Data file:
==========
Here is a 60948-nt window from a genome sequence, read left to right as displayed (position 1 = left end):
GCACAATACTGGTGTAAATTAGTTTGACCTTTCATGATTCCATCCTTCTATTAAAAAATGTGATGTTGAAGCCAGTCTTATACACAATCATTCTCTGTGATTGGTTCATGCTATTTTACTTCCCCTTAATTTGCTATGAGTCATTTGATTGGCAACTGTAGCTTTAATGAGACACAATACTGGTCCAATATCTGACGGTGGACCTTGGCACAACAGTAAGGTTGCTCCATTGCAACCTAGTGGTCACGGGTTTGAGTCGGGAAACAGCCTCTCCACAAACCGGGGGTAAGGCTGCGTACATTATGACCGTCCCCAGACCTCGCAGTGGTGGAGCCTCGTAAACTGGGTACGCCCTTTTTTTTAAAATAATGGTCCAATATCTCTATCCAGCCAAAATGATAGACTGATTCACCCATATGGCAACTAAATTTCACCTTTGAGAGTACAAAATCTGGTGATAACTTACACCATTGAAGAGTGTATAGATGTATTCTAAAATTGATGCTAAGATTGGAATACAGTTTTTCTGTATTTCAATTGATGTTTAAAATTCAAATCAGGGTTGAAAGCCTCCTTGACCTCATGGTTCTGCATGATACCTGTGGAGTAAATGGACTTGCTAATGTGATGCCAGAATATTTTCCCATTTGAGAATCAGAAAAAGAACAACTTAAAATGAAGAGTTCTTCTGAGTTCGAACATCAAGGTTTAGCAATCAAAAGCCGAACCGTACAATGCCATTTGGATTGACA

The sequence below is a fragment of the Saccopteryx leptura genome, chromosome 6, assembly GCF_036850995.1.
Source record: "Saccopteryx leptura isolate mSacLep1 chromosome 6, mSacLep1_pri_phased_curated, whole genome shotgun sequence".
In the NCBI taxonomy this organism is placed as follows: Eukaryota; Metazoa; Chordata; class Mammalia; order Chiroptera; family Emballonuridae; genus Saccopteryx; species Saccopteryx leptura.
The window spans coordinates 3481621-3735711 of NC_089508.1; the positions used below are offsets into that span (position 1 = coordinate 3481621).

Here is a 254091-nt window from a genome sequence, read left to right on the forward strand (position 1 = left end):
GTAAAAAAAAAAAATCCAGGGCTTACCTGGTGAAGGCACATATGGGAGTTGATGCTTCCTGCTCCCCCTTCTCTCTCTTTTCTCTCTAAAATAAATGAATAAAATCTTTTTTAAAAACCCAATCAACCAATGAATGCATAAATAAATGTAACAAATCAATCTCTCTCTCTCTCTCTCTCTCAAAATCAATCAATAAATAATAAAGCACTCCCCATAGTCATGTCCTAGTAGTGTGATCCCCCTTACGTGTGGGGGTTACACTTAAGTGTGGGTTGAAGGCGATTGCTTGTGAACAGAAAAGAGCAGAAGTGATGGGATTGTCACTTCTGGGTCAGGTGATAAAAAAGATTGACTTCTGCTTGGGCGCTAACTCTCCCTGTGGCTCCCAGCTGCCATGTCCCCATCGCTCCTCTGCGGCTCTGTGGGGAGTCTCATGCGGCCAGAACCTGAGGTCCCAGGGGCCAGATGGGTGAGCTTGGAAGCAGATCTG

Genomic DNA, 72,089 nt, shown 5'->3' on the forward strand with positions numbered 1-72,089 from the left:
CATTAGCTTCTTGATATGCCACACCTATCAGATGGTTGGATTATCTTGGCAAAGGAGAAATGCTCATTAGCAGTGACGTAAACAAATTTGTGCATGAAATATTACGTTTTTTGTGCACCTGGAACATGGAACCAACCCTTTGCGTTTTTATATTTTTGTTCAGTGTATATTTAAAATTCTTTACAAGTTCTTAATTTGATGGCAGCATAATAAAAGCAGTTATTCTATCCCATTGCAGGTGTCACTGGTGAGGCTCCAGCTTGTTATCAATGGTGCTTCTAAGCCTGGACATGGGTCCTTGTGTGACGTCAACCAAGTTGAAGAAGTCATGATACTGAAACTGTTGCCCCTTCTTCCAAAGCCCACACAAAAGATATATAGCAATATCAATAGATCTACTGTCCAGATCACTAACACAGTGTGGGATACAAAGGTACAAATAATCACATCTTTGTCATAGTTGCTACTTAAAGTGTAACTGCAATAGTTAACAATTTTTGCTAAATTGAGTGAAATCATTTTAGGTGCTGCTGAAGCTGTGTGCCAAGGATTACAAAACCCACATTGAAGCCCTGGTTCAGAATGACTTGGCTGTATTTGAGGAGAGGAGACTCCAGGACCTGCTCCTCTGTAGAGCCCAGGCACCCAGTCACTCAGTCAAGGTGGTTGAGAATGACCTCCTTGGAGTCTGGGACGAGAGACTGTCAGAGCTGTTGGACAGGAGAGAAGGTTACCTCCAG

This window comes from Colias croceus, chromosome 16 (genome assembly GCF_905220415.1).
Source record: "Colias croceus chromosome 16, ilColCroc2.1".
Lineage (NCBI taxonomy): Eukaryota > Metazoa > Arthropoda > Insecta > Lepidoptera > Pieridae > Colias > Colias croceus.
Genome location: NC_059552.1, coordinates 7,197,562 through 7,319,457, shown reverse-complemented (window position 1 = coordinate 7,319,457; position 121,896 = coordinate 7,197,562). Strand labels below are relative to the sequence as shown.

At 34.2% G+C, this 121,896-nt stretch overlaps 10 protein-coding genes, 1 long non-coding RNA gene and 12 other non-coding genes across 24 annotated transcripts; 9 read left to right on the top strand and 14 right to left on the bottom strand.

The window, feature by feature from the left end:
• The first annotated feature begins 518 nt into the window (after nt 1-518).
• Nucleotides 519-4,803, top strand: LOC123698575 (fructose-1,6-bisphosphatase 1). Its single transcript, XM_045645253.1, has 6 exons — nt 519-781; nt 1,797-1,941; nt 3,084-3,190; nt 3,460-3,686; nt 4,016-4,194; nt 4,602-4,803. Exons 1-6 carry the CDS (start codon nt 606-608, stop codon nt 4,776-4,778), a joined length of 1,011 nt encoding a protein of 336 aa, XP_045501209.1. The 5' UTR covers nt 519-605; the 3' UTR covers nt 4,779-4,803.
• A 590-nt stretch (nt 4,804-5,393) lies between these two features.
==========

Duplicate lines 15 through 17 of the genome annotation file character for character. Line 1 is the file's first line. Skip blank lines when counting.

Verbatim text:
At 34.2% G+C, this 121,896-nt stretch overlaps 10 protein-coding genes, 1 long non-coding RNA gene and 12 other non-coding genes across 24 annotated transcripts; 9 read left to right on the top strand and 14 right to left on the bottom strand.

The window, feature by feature from the left end:
• The first annotated feature begins 518 nt into the window (after nt 1-518).